There were utility workers from all over the country, working long hot days to get power lines back up. My neighbors and I knew -- we knew that we should've been the last to get power. We were getting power too quickly, even at two weeks after, too quickly, they should've been in New Orleans ... We're out at the end of the line, New Orleans should've been first. We knew that the utility companies had written off the city. Written them off. Still, the utility workers were busting their asses, living in tent camps, 90-degree days and nights. It was the decision of the suits. Written off the city.
Phones came back on. I talked with my parents in north Louisiana, they wanted to come home. NO! No power at your house. NO! I couldn't reach my sister, I talked to one of her friends in Baton Rouge. The friend started in with "All that shooting and looting, those people ..." NO! UNDERSTAND! You MUST understand! Someone fired a weapon somewhere and it was used as a f***ing excuse to not help. NO! That's NOT how it was! NO! UNDERSTAND! They didn't come, they didn't want to come, they could've come, there was no help ... The gunfire wasn't enough to keep away those who wanted to help ... UNDERSTAND!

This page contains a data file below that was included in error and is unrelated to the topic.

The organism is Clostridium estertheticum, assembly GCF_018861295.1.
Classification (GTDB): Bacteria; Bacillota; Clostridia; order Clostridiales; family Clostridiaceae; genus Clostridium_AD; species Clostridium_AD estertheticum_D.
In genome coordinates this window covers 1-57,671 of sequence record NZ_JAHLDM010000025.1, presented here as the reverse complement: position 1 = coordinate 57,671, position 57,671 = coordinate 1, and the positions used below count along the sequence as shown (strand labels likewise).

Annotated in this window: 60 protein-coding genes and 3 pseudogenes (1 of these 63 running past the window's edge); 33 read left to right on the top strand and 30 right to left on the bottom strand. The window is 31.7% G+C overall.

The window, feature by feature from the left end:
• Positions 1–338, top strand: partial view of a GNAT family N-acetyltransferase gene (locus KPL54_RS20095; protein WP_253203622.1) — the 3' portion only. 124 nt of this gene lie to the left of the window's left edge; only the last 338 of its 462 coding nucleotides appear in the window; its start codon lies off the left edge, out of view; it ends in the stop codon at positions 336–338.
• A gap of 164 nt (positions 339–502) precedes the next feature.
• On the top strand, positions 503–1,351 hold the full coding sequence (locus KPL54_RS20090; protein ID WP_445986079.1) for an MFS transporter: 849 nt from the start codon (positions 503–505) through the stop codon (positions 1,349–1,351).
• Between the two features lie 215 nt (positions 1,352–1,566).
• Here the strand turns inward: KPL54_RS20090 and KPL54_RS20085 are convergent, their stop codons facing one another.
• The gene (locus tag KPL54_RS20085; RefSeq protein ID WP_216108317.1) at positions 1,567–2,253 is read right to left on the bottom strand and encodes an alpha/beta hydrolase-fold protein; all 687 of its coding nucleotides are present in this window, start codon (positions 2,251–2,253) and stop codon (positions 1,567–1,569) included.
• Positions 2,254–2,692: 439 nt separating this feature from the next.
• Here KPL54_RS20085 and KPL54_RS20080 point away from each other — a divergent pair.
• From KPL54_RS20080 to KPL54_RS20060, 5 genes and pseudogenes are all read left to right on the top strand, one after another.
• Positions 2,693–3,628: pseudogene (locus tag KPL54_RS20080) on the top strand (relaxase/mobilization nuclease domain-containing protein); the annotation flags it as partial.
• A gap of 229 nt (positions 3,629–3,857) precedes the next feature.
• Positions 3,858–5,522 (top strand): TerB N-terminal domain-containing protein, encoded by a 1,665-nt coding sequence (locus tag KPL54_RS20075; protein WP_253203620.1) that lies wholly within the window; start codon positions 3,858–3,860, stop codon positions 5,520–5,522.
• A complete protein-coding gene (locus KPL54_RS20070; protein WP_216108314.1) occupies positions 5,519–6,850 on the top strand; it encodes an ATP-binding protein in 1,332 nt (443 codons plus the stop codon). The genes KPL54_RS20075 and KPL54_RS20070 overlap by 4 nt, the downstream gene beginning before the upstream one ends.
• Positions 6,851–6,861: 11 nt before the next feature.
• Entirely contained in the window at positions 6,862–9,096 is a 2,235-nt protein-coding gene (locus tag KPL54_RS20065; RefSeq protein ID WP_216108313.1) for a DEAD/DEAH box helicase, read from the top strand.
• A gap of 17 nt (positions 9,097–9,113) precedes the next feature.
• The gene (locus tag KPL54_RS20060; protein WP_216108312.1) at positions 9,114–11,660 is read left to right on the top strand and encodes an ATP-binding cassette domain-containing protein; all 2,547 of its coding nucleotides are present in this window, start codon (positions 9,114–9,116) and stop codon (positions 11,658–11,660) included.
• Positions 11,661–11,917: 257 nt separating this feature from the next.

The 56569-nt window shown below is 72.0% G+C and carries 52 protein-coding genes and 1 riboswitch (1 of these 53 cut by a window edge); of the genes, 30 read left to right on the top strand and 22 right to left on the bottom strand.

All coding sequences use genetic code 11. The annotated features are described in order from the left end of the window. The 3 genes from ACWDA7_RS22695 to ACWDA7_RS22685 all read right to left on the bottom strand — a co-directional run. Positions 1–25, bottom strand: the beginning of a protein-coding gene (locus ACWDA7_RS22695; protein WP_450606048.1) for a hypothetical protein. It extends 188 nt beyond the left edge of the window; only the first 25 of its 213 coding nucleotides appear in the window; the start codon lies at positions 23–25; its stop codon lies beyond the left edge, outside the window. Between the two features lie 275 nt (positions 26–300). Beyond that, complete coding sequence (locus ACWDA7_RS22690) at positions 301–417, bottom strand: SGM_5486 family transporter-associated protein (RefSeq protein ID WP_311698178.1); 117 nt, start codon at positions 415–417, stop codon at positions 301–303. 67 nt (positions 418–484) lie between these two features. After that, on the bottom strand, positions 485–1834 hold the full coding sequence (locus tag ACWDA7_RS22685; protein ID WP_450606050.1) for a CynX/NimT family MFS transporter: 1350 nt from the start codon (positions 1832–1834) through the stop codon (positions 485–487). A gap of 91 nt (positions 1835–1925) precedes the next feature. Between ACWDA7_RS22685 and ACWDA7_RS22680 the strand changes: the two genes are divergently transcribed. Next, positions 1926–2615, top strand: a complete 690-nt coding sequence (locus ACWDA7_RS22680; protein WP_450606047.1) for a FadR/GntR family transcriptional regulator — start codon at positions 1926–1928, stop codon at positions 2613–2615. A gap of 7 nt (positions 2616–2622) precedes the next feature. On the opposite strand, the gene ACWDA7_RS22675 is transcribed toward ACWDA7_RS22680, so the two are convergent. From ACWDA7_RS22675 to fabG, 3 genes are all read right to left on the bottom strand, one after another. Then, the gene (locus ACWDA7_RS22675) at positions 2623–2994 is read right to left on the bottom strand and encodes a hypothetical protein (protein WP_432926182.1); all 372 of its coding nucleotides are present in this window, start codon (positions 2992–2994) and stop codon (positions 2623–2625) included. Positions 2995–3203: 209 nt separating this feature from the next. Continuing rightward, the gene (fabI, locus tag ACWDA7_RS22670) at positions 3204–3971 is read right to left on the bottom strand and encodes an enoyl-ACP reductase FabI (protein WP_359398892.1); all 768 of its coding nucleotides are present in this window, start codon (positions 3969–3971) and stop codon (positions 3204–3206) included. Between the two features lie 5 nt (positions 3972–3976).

One day, a chain saw day, a 90-degree hot, dirty chain saw day, a car pulled into the driveway at my parents' house. A frantic middle-aged woman got out, babbling a mile a minute. I finally calmed her down and figured out that she was the niece of my mother's best friend. My parents were her last hope, her aunt, my mother's best friend lived a couple blocks from one of the levee breaches. The authorities had no news, her aunt was not in a shelter. Her last hope was that her aunt was with my parents. Her aunt was not with my parents. I folded my arms around her and told her. She collapsed, ten days, two weeks, no news, only hope. The next day, her husband took a boat across the lake, across what is basically 25 miles of open water. Beached the boat on the base of the levee. Hiked to the aunt's house. The flood water was down by then. They were stopped by the National Guard across the street from the aunt's house -- the National Guard refused them access. The guardsmen agreed to go kick down the door and look for them.